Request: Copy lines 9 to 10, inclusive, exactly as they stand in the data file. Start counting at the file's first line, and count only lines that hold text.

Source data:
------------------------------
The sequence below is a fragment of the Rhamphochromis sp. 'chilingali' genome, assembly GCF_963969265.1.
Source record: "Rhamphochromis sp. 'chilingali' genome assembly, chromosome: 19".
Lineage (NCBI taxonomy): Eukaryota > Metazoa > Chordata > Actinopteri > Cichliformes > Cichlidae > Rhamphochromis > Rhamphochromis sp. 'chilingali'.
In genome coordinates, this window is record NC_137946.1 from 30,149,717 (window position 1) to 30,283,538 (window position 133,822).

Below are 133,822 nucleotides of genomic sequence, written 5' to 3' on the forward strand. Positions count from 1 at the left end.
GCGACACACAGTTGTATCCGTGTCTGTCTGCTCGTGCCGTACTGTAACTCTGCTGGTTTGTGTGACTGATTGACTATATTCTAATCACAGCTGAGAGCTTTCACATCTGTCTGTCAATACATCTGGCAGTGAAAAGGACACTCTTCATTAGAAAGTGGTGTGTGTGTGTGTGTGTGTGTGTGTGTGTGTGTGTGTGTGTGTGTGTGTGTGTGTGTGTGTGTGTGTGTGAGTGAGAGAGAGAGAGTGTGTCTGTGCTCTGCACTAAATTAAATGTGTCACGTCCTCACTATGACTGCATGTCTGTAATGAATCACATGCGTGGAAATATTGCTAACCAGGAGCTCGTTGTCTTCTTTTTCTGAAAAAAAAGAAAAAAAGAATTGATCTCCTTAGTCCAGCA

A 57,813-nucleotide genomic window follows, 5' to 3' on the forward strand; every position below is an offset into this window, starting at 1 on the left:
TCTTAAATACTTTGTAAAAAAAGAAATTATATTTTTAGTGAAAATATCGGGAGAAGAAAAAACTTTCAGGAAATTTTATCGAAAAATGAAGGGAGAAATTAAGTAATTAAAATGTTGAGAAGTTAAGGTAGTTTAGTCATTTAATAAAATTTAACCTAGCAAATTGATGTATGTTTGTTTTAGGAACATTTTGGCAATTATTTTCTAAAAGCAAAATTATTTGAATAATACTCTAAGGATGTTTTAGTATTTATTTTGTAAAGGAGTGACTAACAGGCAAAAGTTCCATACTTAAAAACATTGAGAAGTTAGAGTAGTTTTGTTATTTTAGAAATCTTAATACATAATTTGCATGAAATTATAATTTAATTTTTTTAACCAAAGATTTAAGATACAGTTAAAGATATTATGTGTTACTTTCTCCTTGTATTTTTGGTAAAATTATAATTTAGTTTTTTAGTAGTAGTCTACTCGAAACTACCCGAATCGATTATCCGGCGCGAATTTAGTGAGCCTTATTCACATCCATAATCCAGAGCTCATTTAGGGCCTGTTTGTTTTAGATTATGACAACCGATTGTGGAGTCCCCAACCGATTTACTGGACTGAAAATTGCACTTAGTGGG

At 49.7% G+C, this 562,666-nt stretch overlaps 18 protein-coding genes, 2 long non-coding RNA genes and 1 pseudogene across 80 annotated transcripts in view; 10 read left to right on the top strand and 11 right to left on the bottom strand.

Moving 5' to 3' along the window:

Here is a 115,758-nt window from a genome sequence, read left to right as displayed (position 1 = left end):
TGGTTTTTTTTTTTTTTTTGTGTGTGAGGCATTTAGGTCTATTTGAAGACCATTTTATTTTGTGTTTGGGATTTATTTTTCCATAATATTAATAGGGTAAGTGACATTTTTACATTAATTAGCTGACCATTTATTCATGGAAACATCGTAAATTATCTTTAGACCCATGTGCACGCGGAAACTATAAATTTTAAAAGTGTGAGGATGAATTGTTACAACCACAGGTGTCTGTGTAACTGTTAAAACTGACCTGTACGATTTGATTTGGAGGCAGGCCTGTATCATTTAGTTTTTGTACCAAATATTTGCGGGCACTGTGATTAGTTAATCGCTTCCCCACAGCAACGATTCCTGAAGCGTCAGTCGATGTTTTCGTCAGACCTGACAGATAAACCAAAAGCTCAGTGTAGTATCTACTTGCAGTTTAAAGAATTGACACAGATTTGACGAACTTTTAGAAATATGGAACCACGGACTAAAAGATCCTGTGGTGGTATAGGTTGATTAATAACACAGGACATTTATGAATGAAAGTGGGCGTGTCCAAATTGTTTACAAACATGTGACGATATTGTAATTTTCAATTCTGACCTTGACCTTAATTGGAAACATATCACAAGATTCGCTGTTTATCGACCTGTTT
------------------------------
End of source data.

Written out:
At 49.7% G+C, this 562,666-nt stretch overlaps 18 protein-coding genes, 2 long non-coding RNA genes and 1 pseudogene across 80 annotated transcripts in view; 10 read left to right on the top strand and 11 right to left on the bottom strand.

Moving 5' to 3' along the window: